A consumer who says he was duped into purchasing security software from AVG can proceed with his lawsuit against the company's European division, but not the U.S. branch, a judge has ruled.
California resident Christopher Rottner, who is suing AVG for breach of warranty and breach of contract, says in court papers that he purchased PC TuneUp in early 2012 because his computer was acting sluggishly.
Rottner alleges that he initially downloaded a free trial version of the software and ran a “diagnostic” scan. The software reported that numerous 'severe' errors were present on his computer. PC TuneUp then supposedly "fixed these errors," and advised Rottner that he should "perform weekly diagnostic scans of his computer,” he alleges in his complaint, filed in U.S. District Court in Massachusetts.
Rottner also alleges that last November, shortly after he updated the AVG software, his computer froze. He says he ultimately had to reformat his hard drive and reinstall Windows in order to use the machine.
He later hired a computer expert who said the trial version of the PC TuneUp software “consistently reported” that whatever computer it tested “suffered from multiple problems regardless of its actual health,” according to the court papers.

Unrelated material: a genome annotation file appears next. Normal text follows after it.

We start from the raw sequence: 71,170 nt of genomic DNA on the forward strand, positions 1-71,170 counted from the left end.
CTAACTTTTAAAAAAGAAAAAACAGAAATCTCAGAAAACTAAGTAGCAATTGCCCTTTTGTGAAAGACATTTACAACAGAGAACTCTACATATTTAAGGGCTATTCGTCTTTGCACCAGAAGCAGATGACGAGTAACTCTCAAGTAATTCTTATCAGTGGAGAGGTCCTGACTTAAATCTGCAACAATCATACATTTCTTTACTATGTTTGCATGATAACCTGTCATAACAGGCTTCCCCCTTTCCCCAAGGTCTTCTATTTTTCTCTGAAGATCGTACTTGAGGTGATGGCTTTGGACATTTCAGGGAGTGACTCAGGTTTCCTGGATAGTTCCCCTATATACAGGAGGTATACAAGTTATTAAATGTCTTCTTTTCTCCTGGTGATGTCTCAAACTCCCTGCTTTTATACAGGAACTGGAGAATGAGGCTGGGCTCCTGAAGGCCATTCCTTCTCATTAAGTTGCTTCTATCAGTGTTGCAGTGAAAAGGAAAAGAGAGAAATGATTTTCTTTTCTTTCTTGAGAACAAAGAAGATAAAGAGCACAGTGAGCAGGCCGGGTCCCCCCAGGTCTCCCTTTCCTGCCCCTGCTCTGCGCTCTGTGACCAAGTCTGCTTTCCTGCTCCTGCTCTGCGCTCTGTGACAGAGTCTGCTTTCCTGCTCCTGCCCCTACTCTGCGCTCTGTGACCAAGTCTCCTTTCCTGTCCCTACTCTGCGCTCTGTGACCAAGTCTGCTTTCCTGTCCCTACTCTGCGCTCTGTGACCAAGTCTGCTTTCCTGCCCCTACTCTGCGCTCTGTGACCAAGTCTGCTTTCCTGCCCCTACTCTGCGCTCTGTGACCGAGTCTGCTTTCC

But for defendants’ misrepresentations in their marketing materials ... plaintiff would not have purchased the full version of PC TuneUp,” Rottner alleges in his potential class-action lawsuit. Rottner named AVG CZ, which is located in the Czech Republic, as well as the U.S.-based AVG US, as defendants in the case.
Both divisions of AVG asked for the lawsuit to be dismissed. The company argued that its user agreement disclaimed certain warranties, and also required consumers to notify the company “within a reasonable time” after discovering any problems with the software.
U.S. District Court Judge Richard Stearns in Massachusetts disagreed with AVG on those points, ruling that PC TuneUp's software “trumpets announcements about its functionality ... each and every time it is run.” Therefore, Stearns wrote, Rottner can sue the company for allegedly violating its promises about the software regardless of statements in the user agreement.
The U.S. branch of the company also argued that any claims against it should be dismissed because the software came from the company's division in the Czech Republic.
Stearns sided with AVG on that point and dismissed claims against the U.S. branch of the company.
Rottner unsuccessfully argued that dismissing the U.S. branch of the company from the case would make it harder to collect damages, if he won after trial. But Stearns wrote that Rottner's contention about the difficulties of enforcing a judgment “simply casts doubt on the wisdom of the underlying transaction,” but doesn't provide grounds to sue the company's U.S. division.